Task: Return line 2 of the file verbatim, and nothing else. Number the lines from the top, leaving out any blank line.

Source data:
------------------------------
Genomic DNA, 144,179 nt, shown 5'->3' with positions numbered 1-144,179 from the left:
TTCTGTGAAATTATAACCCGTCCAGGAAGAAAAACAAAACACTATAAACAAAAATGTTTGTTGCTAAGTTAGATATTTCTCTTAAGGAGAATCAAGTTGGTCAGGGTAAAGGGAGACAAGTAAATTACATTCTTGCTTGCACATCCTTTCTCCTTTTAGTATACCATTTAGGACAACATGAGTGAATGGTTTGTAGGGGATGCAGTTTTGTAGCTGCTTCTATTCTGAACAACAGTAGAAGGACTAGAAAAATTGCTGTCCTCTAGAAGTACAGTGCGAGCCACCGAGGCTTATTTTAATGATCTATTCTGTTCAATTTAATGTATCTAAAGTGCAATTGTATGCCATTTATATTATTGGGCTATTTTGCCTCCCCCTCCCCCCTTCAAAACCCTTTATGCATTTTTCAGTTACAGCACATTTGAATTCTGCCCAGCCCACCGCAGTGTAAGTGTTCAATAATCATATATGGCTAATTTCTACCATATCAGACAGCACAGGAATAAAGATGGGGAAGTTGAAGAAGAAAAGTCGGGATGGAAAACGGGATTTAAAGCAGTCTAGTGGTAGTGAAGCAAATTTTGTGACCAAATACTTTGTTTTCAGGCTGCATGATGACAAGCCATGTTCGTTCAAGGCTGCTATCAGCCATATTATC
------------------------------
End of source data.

TTCTGTGAAATTATAACCCGTCCAGGAAGAAAAACAAAACACTATAAACAAAAATGTTTGTTGCTAAGTTAGATATTTCTCTTAAGGAGAATCAAGTTGGTCAGGGTAAAGGGAGACAAGTAAATTACATTCTTGCTTGCACATCCTTTCTCCTTTTAGTATACCATTTAGGACAACATGAGTGAATGGTTTGTAGGGGATGCAGTTTTGTAGCTGCTTCTATTCTGAACAACAGTAGAAGGACTAGAAAAATTGCTGTCCTCTAGAAGTACAGTGCGAGCCACCGAGGCTTATTTTAATGATCTATTCTGTTCAATTTAATGTATCTAAAGTGCAATTGTATGCCATTTATATTATTGGGCTATTTTGCCTCCCCCTCCCCCCTTCAAAACCCTTTATGCATTTTTCAGTTACAGCACATTTGAATTCTGCCCAGCCCACCGCAGTGTAAGTGTTCAATAATCATATATGGCTAATTTCTACCATATCAGACAGCACAGGAATAAAGATGGGGAAGTTGAAGAAGAAAAGTCGGGATGGAAAACGGGATTTAAAGCAGTCTAGTGGTAGTGAAGCAAATTTTGTGACCAAATACTTTGTTTTCAGGCTGCATGATGACAAGCCATGTTCGTTCAAGGCTGCTATCAGCCATATTATC